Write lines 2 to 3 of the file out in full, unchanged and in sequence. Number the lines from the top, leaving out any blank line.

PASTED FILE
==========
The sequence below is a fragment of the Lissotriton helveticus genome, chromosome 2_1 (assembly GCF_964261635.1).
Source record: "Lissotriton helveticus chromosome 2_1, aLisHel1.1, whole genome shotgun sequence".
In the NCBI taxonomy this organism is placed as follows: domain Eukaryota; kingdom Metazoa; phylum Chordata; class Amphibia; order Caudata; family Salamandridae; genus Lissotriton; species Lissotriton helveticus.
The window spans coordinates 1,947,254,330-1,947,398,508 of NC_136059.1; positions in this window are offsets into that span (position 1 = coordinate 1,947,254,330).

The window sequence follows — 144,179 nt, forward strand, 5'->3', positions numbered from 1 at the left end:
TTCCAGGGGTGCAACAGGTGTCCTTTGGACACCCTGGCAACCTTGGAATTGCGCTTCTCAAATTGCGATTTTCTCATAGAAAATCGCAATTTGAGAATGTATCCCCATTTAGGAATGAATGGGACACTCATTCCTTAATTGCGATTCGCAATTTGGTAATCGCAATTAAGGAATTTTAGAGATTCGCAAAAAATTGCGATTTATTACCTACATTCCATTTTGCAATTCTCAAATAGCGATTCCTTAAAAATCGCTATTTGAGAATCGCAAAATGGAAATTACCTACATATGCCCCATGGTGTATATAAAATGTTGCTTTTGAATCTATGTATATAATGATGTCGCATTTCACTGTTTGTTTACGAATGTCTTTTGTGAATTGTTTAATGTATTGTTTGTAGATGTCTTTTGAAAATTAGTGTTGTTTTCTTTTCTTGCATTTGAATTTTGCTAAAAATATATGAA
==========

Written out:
Source record: "Lissotriton helveticus chromosome 2_1, aLisHel1.1, whole genome shotgun sequence".
In the NCBI taxonomy this organism is placed as follows: domain Eukaryota; kingdom Metazoa; phylum Chordata; class Amphibia; order Caudata; family Salamandridae; genus Lissotriton; species Lissotriton helveticus.